The tweet, sent by Melissa Fleming, was retweeted by UNHCR to its 2.3 million followers over the weekend before being deleted. Fleming has since told the Guardian she is trying to locate the child’s family to apologise.
Benjamin Thomas White, a historian specialising in refugees at the University of Glasgow, who alerted Fleming to the potential data breach via Twitter, has made an official complaint to the UNHCR’s inspector general’s office.
He accused Fleming and the UNHCR communication team of ignoring concerns over the privacy and safety of the child and her family, and of breaching the agency’s data protection rules.
White said: “Melissa Fleming’s original tweet was an astonishing breach of confidentiality: she disclosed a child refugee’s personal details to her 76,000 followers. The team she heads then made things much worse by retweeting them to the 2.3 million followers of the main UNHCR Twitter feed. Neither Fleming nor her team showed any consideration for the privacy and safety of this girl and her family.”
Some commentators on Twitter responded by criticising UN agencies for their “unhealthy” communications culture, and “careless” use of child images in publicity shots.
White said Fleming’s initial response to him on the social media site was inadequate because it did not acknowledge her mistake nor apologise to the girl’s family.
“It was a carefully phrased effort to limit damage to her own reputation within the UN,” he said. “It didn’t acknowledge that she had done wrong, and it didn’t apologise to the family whose confidentiality she’d breached, or say how they would be informed and if necessary protected. She said the picture was six years old. But that child will still be a child.
“There are two issues. First is the way members of the humanitarian community use pictures and videos of the people they claim they are trying to help. The way they dehumanise them or actively endanger them. It is very common.”
“You see the banner on Melissa Fleming’s feed, where children are gathered behind her, presumably those who have been ‘helped’.” It was a form of “white-saviourism” that “has been happening for decades and it still happening” he said.
Fleming, who was chief communications officer at UNHCR until Friday, when she left to take up her new post, told the Guardian she had sent the tweet to raise awareness of how child refugees were unable to access education. She said she had “immediately acknowledged my mistake” and deleted the tweet, and said she was currently trying to locate the child’s family to apologise.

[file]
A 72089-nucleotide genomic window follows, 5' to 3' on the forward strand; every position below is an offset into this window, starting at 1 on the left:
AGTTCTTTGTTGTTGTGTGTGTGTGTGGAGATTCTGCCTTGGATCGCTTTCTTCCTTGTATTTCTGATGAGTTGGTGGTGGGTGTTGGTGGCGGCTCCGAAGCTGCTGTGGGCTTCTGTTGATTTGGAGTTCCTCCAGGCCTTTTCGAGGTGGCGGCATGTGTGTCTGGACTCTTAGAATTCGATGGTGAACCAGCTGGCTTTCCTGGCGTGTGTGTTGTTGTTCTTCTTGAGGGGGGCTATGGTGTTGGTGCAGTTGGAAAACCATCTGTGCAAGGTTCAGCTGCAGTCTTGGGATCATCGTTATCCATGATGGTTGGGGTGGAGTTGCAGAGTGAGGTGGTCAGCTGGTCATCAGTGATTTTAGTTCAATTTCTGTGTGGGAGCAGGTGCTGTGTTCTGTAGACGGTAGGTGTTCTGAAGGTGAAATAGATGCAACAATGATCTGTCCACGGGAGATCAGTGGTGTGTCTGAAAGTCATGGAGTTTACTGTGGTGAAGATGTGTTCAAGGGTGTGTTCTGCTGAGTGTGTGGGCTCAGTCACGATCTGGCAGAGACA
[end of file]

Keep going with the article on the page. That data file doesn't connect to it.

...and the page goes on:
Her tweet said: “Thinking of this refugee girl I once met. One of our biggest challenges is to ensure girls like her can enrol in school so they can recover from trauma and learn again.”
Later, she sent a tweet saying: “Thank you Benjamin, you are right. Just so you know, the photo is six years old. I have deleted it”.
In an email, Fleming said: “I was trying to raise awareness about the refugee children unable to access school and used this photo I took six years ago to highlight it. The family gave me consent at the time to take her photo, wanting to get the story out about their desperate situation as refugees.
“This was a temporary assistance card for newly arrived refugees from Syria. I made a mistake by publishing it without cropping out the data. I appreciated that members of the Twitter community expressed their concern and immediately acknowledged my mistake and deleted it. I am trying to locate her family to apologise.
“I have served the refugee cause for 10 years, working to build empathy in a world that increasingly treats refugees like non-humans. I am convinced that photos help generate compassion for the benefit of refugees. We always ask for their consent.”
She said accusations of “white saviour-ism” were misplaced. She had selected the photograph for her Twitter account “to show my caring for and solidarity with” Rohingya children after playing with them in camps in Bangladesh. She went on to campaign strongly with governments and donors for their education, she said.
A former UN official, who did not want to be named, said: “The UNHCR is a very publicity-hungry organisation. They have been told – just go out there and get publicity. Sometimes the publicity is not well thought-out. I would expect the head of communication to know better than to send this out.”
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